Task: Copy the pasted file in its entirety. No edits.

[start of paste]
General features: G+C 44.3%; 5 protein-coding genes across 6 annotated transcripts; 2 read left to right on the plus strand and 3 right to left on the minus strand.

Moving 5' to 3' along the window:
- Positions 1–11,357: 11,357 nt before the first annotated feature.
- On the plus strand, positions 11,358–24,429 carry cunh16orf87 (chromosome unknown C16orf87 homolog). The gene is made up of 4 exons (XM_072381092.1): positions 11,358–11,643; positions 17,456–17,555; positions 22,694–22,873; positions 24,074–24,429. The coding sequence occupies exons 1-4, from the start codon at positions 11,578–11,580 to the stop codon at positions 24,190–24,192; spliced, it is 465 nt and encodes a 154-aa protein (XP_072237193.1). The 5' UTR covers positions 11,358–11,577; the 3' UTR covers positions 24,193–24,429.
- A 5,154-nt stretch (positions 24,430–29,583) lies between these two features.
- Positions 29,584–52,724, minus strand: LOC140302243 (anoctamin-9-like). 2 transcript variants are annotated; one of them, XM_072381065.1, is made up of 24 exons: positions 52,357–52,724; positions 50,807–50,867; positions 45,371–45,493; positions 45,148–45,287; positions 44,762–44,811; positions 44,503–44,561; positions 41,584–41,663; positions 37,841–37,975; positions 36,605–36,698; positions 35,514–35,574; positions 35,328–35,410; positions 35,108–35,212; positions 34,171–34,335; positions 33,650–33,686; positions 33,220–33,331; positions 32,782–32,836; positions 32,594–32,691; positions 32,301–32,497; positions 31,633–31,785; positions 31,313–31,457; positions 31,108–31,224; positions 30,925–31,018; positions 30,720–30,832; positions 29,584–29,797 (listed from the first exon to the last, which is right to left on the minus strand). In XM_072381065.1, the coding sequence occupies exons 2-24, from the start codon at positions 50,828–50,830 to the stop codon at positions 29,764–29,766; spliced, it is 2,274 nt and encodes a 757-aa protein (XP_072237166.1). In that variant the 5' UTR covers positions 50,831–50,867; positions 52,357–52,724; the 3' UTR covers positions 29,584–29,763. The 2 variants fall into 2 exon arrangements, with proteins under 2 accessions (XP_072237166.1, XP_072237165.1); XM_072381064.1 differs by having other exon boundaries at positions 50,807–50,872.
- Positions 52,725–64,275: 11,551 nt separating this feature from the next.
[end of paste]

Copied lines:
General features: G+C 44.3%; 5 protein-coding genes across 6 annotated transcripts; 2 read left to right on the plus strand and 3 right to left on the minus strand.

Moving 5' to 3' along the window:
- Positions 1–11,357: 11,357 nt before the first annotated feature.
- On the plus strand, positions 11,358–24,429 carry cunh16orf87 (chromosome unknown C16orf87 homolog). The gene is made up of 4 exons (XM_072381092.1): positions 11,358–11,643; positions 17,456–17,555; positions 22,694–22,873; positions 24,074–24,429. The coding sequence occupies exons 1-4, from the start codon at positions 11,578–11,580 to the stop codon at positions 24,190–24,192; spliced, it is 465 nt and encodes a 154-aa protein (XP_072237193.1). The 5' UTR covers positions 11,358–11,577; the 3' UTR covers positions 24,193–24,429.
- A 5,154-nt stretch (positions 24,430–29,583) lies between these two features.
- Positions 29,584–52,724, minus strand: LOC140302243 (anoctamin-9-like). 2 transcript variants are annotated; one of them, XM_072381065.1, is made up of 24 exons: positions 52,357–52,724; positions 50,807–50,867; positions 45,371–45,493; positions 45,148–45,287; positions 44,762–44,811; positions 44,503–44,561; positions 41,584–41,663; positions 37,841–37,975; positions 36,605–36,698; positions 35,514–35,574; positions 35,328–35,410; positions 35,108–35,212; positions 34,171–34,335; positions 33,650–33,686; positions 33,220–33,331; positions 32,782–32,836; positions 32,594–32,691; positions 32,301–32,497; positions 31,633–31,785; positions 31,313–31,457; positions 31,108–31,224; positions 30,925–31,018; positions 30,720–30,832; positions 29,584–29,797 (listed from the first exon to the last, which is right to left on the minus strand). In XM_072381065.1, the coding sequence occupies exons 2-24, from the start codon at positions 50,828–50,830 to the stop codon at positions 29,764–29,766; spliced, it is 2,274 nt and encodes a 757-aa protein (XP_072237166.1). In that variant the 5' UTR covers positions 50,831–50,867; positions 52,357–52,724; the 3' UTR covers positions 29,584–29,763. The 2 variants fall into 2 exon arrangements, with proteins under 2 accessions (XP_072237166.1, XP_072237165.1); XM_072381064.1 differs by having other exon boundaries at positions 50,807–50,872.
- Positions 52,725–64,275: 11,551 nt separating this feature from the next.